In The Survey of September 13, 1913, in a comment on the idea of a local conference on illegitimacy, occurs the following statement: "Perhaps in no field of social work are the factors less adjusted and the issues more baffling than in that relating to unmarried mothers." This statement still holds. Your sub-committee on this subject is just being formed and can not at this time of course offer any comprehensive pronouncement on the subject. The report offered this morning is not a report, but more nearly a series of questions designed to outline the scope of this problem with a view to laying out the ground which this Conference through its members, committees and meetings should cover. Little is accurately known about this problem as a whole. We know in a general way that there are many children born out of wedlock. It is generally recognized that the position and conditions of these children in society are deplorable. Illegitimacy as a social custom is recognized as a social menace and as a consequence the illegitimate child as an individual is more or less the object of our social wrath. This plainly is not fair to the child. The question remains, however, as to how much we can safely undertake in behalf of this child without encouraging the increase of his number. Just now the emergency of war, with all the accompanying responsibilities of industry, makes people valuable, and we can definitely count on greater interest in the protection of every child born.

How many illegitimate children are born? Nobody knows. What becomes of these children? Nobody knows. What is our program for

•Report of Sub-committee on Problem of the Unmarried Mother and Her Child.

them? There is no general and uniform program. This National Conference of Social Work, with its comprehensive membership, in co-operation with the Federal Children's Bureau ought to make it possible for us to know how many such children are born, to know what becomes of them, and to establish a program for their protection, care, and training. If we are to undertake this it must be with the conviction that the problem is country-wide and much more sizable than the attention given it up to this time would indicate. We must also have in mind the fact that a complete solution can not be found until at least four factors are considered: the child, the mother, the father and the community. Too often in the past our discussions have ignored two or three of these, as if the question could be settled from one angle alone.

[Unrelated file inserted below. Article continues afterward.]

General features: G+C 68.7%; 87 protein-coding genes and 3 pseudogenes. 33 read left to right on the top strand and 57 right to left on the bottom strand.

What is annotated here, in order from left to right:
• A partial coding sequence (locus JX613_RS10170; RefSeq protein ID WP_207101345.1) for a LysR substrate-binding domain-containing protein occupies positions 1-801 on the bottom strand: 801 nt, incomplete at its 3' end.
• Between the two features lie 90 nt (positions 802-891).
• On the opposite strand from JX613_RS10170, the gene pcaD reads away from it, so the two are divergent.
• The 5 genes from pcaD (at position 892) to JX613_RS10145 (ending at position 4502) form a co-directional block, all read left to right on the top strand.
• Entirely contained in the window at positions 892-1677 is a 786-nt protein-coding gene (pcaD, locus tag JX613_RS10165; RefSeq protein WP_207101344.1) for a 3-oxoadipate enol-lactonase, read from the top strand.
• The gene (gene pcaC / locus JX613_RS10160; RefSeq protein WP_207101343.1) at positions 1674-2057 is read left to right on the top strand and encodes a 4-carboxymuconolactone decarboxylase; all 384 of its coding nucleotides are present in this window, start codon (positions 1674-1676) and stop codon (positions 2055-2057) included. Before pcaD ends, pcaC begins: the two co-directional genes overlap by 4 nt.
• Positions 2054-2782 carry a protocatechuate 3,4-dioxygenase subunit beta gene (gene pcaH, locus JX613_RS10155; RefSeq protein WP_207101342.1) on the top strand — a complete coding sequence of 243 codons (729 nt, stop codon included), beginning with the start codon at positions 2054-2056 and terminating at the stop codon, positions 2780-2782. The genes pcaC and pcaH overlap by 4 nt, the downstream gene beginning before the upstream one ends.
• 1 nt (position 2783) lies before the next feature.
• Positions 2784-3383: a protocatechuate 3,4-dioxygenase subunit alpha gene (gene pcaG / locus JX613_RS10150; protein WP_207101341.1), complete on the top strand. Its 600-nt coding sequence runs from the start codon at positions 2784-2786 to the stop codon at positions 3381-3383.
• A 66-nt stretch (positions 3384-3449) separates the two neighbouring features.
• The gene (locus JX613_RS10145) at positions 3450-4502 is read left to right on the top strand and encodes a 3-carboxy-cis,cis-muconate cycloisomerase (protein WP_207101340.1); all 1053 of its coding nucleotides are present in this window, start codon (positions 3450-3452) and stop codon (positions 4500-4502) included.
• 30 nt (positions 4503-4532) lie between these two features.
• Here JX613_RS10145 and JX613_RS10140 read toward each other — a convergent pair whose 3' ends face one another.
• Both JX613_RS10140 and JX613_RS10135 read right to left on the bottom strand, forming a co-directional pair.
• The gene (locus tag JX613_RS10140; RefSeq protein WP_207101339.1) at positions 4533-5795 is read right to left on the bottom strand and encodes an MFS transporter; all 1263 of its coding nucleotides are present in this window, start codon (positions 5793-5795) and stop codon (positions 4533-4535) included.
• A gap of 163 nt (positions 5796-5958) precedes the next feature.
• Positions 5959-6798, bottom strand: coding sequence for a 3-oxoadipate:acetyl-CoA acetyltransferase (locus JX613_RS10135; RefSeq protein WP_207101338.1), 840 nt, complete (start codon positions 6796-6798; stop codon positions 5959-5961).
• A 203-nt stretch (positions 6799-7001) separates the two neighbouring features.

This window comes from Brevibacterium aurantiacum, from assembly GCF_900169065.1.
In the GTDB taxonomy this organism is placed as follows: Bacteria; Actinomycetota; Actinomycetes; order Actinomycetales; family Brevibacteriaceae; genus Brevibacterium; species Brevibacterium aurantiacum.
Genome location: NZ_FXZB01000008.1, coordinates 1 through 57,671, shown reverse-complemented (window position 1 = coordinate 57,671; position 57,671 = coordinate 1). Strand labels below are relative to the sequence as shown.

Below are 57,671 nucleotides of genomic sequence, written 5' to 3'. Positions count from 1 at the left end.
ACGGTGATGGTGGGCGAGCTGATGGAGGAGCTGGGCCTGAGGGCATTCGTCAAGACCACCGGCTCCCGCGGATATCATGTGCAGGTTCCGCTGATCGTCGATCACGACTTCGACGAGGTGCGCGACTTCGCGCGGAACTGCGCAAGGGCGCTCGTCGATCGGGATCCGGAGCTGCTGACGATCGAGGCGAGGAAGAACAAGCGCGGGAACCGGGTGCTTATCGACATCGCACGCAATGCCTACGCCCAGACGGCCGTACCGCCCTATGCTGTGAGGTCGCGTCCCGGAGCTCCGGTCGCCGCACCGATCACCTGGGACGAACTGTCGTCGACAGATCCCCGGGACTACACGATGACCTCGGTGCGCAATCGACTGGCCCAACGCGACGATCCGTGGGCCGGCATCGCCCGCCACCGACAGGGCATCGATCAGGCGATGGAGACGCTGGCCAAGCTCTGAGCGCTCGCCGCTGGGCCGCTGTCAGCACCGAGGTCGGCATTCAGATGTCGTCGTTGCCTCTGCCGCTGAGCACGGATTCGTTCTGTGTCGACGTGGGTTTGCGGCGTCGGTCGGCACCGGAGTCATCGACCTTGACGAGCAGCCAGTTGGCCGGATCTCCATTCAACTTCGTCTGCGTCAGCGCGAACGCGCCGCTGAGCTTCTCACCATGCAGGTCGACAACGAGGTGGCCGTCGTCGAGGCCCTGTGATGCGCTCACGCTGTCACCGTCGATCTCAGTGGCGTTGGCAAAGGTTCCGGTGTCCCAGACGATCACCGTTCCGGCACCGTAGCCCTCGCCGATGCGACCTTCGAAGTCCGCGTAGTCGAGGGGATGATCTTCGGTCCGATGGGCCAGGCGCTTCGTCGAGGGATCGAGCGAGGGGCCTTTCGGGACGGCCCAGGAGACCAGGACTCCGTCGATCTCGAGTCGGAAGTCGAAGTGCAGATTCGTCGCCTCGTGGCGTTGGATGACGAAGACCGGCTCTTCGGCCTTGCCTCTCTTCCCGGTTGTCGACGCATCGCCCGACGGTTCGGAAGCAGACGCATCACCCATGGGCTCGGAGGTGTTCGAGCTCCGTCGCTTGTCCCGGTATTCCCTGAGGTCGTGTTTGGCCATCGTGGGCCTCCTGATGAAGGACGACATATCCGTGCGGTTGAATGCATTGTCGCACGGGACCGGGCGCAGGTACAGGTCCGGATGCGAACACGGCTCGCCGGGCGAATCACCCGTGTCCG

With this in mind, we suggest the following tentative outline for the discussions and studies of this Conference during the next few years:

L Legal Aspect

First of all, there is need of a comprehensive review of the legal aspects of this subject. This should be approached from two angles,— first, a brief but comprehensive historical treatment embracing a statement of the Roman law, the Germanic law, the English laws of 1576 and 1845, the later Hungarian law and the more recent Norwegian law. With this historical basis as a background, there should follow a more complete review of the American development of maintenance laws and the difficulties in our procedure in this matter. And then we must determine such matters as whether the procedure should be criminal or civil, what plan of money settlement should be approved, whether a weekly or monthly payment basis is advisable and what later maintenance proceedings may prove effective financially and still work no serious social disaster from the standpoint of the various factors involved.

//. Physical and Medical Care of Mother and Child

Another phase of our subject, on which there is special need for careful consideration and an attempt at a more uniform practice, is the physical and medical care of the mother and child. What practical safeguards and precautions can we give in the way of parental care? What shall be the approved method of care during confinement? Shall this be given in the home of the mother, in a public hospital, in a private maternity home or other private hospital or institution, or shall we hope to find it possible to work out a system of placing such mothers individually in family homes other than their own? What shall be offered the mother and child during the period immediately following confinement? Shall it be the mother's own home, a specialized private institution or a supervised foster home?

///. The Baby's First Year